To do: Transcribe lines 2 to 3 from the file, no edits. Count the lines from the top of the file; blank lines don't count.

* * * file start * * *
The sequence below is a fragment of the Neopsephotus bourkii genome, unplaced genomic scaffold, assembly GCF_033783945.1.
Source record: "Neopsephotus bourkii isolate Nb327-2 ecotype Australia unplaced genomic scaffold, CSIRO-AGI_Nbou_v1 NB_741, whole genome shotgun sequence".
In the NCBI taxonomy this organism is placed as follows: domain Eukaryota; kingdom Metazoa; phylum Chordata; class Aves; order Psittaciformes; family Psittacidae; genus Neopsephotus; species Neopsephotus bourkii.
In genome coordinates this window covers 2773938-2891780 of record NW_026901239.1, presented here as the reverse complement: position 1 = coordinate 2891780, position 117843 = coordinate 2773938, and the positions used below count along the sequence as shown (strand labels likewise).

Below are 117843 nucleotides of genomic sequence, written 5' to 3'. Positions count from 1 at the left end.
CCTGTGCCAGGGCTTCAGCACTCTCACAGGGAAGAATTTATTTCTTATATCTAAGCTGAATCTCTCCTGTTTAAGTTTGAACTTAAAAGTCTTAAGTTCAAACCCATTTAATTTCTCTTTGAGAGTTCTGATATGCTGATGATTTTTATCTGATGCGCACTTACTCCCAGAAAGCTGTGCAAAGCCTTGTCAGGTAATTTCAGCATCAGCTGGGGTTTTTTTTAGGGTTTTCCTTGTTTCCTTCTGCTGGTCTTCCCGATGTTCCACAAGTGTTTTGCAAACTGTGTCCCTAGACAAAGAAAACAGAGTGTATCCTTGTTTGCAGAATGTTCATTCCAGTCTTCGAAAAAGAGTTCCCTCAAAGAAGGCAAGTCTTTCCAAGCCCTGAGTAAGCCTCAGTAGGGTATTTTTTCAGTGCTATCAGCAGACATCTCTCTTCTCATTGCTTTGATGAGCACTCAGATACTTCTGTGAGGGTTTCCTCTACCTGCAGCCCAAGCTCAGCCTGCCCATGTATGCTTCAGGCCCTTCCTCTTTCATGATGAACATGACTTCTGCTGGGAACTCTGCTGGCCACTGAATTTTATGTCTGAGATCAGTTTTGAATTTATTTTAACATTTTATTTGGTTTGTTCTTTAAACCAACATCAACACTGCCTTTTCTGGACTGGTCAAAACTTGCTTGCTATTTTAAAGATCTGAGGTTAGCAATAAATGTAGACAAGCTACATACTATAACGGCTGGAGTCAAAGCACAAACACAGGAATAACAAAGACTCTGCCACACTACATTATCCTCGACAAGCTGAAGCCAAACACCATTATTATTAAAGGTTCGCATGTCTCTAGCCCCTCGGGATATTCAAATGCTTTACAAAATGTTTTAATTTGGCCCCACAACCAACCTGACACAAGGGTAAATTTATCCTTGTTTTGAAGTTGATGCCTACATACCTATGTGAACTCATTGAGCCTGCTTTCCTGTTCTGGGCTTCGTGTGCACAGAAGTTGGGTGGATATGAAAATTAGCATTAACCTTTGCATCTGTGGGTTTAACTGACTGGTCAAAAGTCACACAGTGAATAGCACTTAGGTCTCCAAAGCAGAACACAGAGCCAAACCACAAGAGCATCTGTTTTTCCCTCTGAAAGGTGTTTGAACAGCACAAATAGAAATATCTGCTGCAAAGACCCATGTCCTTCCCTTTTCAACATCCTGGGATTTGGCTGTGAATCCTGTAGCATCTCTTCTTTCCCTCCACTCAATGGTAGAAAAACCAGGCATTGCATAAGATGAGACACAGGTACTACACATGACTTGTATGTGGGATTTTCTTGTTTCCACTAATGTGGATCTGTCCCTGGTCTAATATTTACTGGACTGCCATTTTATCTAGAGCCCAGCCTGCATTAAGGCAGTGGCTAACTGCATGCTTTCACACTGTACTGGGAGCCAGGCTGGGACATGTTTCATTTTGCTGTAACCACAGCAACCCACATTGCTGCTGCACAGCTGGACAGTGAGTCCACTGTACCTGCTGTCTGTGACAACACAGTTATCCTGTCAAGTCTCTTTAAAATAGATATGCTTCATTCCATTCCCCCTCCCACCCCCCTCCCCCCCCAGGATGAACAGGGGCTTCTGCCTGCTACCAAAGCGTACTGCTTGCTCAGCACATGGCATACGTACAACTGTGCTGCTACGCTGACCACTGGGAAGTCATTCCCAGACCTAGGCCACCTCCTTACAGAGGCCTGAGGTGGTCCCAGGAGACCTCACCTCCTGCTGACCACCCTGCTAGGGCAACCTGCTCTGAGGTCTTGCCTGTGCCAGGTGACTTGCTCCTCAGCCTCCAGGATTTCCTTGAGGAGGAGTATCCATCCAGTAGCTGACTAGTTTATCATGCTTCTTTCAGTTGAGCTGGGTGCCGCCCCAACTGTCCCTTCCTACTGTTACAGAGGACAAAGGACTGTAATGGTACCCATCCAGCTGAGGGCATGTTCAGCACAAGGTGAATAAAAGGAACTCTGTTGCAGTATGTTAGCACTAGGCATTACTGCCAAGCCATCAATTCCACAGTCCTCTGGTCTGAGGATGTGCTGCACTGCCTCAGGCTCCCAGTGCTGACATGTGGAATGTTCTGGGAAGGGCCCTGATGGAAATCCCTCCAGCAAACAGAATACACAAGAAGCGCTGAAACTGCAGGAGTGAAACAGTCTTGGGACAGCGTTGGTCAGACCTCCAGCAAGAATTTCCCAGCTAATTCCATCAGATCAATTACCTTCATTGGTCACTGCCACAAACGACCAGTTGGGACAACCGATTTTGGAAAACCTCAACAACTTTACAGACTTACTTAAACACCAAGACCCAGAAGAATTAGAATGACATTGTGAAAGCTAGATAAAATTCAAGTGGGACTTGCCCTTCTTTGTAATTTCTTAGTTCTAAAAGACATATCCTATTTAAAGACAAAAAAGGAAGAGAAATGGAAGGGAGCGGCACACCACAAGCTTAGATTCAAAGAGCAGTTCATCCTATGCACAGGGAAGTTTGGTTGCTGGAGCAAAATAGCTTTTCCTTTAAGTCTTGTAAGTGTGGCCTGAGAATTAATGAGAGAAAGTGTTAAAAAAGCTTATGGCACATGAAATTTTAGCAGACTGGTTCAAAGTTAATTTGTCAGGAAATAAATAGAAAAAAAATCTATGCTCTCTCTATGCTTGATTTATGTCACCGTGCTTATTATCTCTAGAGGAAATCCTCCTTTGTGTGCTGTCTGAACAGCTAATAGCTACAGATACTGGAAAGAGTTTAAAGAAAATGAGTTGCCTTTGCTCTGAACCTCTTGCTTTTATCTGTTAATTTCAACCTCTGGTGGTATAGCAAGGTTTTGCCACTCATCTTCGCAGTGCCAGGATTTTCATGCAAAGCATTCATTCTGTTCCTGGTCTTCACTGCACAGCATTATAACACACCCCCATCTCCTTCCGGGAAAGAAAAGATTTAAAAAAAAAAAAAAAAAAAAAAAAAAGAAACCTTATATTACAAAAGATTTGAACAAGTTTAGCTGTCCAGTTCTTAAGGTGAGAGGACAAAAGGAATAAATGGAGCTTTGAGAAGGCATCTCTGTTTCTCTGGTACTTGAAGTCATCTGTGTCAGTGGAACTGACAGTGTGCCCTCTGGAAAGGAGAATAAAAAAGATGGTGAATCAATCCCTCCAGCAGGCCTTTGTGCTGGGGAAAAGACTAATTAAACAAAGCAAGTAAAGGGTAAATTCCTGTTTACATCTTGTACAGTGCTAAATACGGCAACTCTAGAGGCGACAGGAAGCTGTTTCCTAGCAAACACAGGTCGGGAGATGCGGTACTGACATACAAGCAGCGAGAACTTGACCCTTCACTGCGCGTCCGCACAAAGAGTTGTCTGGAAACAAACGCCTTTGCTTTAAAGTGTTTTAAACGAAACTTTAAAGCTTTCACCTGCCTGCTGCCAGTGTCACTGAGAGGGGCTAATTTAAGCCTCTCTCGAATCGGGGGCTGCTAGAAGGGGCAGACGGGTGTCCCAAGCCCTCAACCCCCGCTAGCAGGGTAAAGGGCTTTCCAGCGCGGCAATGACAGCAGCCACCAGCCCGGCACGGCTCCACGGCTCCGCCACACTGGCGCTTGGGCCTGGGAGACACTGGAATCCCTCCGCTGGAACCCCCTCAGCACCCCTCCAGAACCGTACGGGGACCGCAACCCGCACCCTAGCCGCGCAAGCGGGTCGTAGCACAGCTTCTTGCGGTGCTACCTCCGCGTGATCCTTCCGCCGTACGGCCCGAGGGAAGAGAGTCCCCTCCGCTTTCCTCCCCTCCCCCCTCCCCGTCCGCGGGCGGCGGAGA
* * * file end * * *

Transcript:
Source record: "Neopsephotus bourkii isolate Nb327-2 ecotype Australia unplaced genomic scaffold, CSIRO-AGI_Nbou_v1 NB_741, whole genome shotgun sequence".
In the NCBI taxonomy this organism is placed as follows: domain Eukaryota; kingdom Metazoa; phylum Chordata; class Aves; order Psittaciformes; family Psittacidae; genus Neopsephotus; species Neopsephotus bourkii.